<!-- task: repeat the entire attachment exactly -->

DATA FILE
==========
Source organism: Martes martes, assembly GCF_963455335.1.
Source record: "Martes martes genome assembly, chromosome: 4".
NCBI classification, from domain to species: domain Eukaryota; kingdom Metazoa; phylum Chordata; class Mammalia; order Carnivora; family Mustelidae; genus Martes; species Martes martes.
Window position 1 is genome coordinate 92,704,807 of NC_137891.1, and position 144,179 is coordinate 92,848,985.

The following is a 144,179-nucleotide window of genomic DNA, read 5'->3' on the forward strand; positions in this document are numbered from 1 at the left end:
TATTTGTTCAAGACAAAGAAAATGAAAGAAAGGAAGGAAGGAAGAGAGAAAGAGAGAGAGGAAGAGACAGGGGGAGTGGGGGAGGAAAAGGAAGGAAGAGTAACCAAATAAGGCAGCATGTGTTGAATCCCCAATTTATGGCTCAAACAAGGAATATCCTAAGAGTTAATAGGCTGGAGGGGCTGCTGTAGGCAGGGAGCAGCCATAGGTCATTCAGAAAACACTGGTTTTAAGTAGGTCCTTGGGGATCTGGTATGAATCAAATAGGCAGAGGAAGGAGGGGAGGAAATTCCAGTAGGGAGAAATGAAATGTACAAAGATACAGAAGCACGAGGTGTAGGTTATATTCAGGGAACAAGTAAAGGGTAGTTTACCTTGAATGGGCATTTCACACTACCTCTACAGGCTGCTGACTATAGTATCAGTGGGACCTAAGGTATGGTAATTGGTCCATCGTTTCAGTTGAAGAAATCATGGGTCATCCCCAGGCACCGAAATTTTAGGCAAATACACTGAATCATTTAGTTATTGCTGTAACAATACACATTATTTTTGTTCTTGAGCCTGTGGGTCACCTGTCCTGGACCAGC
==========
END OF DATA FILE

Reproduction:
Source organism: Martes martes, assembly GCF_963455335.1.
Source record: "Martes martes genome assembly, chromosome: 4".
NCBI classification, from domain to species: domain Eukaryota; kingdom Metazoa; phylum Chordata; class Mammalia; order Carnivora; family Mustelidae; genus Martes; species Martes martes.
Window position 1 is genome coordinate 92,704,807 of NC_137891.1, and position 144,179 is coordinate 92,848,985.

The following is a 144,179-nucleotide window of genomic DNA, read 5'->3' on the forward strand; positions in this document are numbered from 1 at the left end:
TATTTGTTCAAGACAAAGAAAATGAAAGAAAGGAAGGAAGGAAGAGAGAAAGAGAGAGAGGAAGAGACAGGGGGAGTGGGGGAGGAAAAGGAAGGAAGAGTAACCAAATAAGGCAGCATGTGTTGAATCCCCAATTTATGGCTCAAACAAGGAATATCCTAAGAGTTAATAGGCTGGAGGGGCTGCTGTAGGCAGGGAGCAGCCATAGGTCATTCAGAAAACACTGGTTTTAAGTAGGTCCTTGGGGATCTGGTATGAATCAAATAGGCAGAGGAAGGAGGGGAGGAAATTCCAGTAGGGAGAAATGAAATGTACAAAGATACAGAAGCACGAGGTGTAGGTTATATTCAGGGAACAAGTAAAGGGTAGTTTACCTTGAATGGGCATTTCACACTACCTCTACAGGCTGCTGACTATAGTATCAGTGGGACCTAAGGTATGGTAATTGGTCCATCGTTTCAGTTGAAGAAATCATGGGTCATCCCCAGGCACCGAAATTTTAGGCAAATACACTGAATCATTTAGTTATTGCTGTAACAATACACATTATTTTTGTTCTTGAGCCTGTGGGTCACCTGTCCTGGACCAGC